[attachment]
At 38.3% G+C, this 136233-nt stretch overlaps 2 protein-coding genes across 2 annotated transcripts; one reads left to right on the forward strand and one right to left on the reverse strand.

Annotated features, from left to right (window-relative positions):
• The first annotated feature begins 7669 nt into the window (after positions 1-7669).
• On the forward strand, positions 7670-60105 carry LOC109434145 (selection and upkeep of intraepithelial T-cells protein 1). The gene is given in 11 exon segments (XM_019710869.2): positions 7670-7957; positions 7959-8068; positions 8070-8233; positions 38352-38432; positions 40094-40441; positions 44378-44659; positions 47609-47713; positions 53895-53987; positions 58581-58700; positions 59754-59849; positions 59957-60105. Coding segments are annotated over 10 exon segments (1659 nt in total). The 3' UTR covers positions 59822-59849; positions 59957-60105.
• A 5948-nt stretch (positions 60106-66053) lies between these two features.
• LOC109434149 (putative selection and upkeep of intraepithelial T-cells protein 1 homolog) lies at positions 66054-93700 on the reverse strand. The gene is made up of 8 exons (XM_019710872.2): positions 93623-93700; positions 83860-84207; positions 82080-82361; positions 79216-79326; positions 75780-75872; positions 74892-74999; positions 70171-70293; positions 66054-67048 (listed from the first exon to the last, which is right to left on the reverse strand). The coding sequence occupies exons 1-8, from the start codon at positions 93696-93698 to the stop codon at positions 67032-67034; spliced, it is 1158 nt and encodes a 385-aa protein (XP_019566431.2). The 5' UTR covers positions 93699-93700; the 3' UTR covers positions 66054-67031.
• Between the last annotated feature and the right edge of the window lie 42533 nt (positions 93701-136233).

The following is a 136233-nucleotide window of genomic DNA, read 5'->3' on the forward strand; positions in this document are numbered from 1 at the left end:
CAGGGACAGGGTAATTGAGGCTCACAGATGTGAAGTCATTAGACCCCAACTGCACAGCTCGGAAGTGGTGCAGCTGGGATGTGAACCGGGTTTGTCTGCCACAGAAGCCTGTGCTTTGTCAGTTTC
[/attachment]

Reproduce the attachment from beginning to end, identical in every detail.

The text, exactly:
At 38.3% G+C, this 136233-nt stretch overlaps 2 protein-coding genes across 2 annotated transcripts; one reads left to right on the forward strand and one right to left on the reverse strand.

Annotated features, from left to right (window-relative positions):
• The first annotated feature begins 7669 nt into the window (after positions 1-7669).
• On the forward strand, positions 7670-60105 carry LOC109434145 (selection and upkeep of intraepithelial T-cells protein 1). The gene is given in 11 exon segments (XM_019710869.2): positions 7670-7957; positions 7959-8068; positions 8070-8233; positions 38352-38432; positions 40094-40441; positions 44378-44659; positions 47609-47713; positions 53895-53987; positions 58581-58700; positions 59754-59849; positions 59957-60105. Coding segments are annotated over 10 exon segments (1659 nt in total). The 3' UTR covers positions 59822-59849; positions 59957-60105.
• A 5948-nt stretch (positions 60106-66053) lies between these two features.
• LOC109434149 (putative selection and upkeep of intraepithelial T-cells protein 1 homolog) lies at positions 66054-93700 on the reverse strand. The gene is made up of 8 exons (XM_019710872.2): positions 93623-93700; positions 83860-84207; positions 82080-82361; positions 79216-79326; positions 75780-75872; positions 74892-74999; positions 70171-70293; positions 66054-67048 (listed from the first exon to the last, which is right to left on the reverse strand). The coding sequence occupies exons 1-8, from the start codon at positions 93696-93698 to the stop codon at positions 67032-67034; spliced, it is 1158 nt and encodes a 385-aa protein (XP_019566431.2). The 5' UTR covers positions 93699-93700; the 3' UTR covers positions 66054-67031.
• Between the last annotated feature and the right edge of the window lie 42533 nt (positions 93701-136233).

The following is a 136233-nucleotide window of genomic DNA, read 5'->3' on the forward strand; positions in this document are numbered from 1 at the left end:
CAGGGACAGGGTAATTGAGGCTCACAGATGTGAAGTCATTAGACCCCAACTGCACAGCTCGGAAGTGGTGCAGCTGGGATGTGAACCGGGTTTGTCTGCCACAGAAGCCTGTGCTTTGTCAGTTTC